Special Correspondent

Thiruvananthapuram: The August issue of the WIPO (World Intellectual Property Organisation) magazine features a detailed write-up on the Kerala State Intellectual Property Rights Policy 2008, with special focus on rights creation on traditional knowledge.

Prepared by R.S. Praveen Raj, Scientist – IP Management & Technology Transfer, National Institute for Interdisciplinary Science & Technology (NIIST), the write-up highlights the proposed legislation to prevent misappropriation of traditional knowledge (TK) and knowledge associated with biodiversity.

It mentions the policy approach outlining the government’s concern about protecting the rich traditional wealth of the State comprising traditional knowledge practices, tribal medicines, Ayurveda practices and biodiversity. In the absence of legal property rights, this precious asset runs the risk of being appropriated by private businesses, the policy states.

Citing the policy document, the article says that codification of TK into digital libraries is not a complete solution to misappropriation. Hence, the possible solution could be to create rights on traditional knowledge and make its potential right holders aware of their rights.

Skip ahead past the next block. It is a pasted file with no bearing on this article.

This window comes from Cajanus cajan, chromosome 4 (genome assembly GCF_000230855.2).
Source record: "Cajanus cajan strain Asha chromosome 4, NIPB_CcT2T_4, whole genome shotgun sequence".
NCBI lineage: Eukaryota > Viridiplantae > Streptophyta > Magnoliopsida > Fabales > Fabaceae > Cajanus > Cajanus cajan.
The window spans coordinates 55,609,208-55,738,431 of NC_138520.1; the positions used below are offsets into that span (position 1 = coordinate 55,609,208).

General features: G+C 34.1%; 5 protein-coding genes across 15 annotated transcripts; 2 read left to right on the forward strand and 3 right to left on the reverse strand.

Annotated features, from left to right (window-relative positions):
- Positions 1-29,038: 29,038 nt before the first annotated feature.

According to the article, the Policy seeks to commit all traditional knowledge to the realm of ‘Knowledge Commons’ and not to the ‘Public Domain.’ All the right holders will hold their rights under a ‘Commons License,’ under which the right holders shall permit others the use of the knowledge in their possession for non-commercial purposes. The article highlights the proposal to set up a Kerala Traditional Knowledge Authority (KTKA) to register right holders and recommend legal action against the violators of the rights and ‘Common License.’

Though the Policy envisages the transfer of the developments made on TK back to the realm of ‘Knowledge Commons,’ path-breaking inventions like development of a new drug molecule or the process thereof which involves substantial developmental cost need not form part of the ‘Knowledge Commons’ in the strict sense, even if TK may form the basis of its origin, according to Dr. Raj.

Available in English, French and Spanish, the bimonthly seeks to inform readers about WIPO-led activities.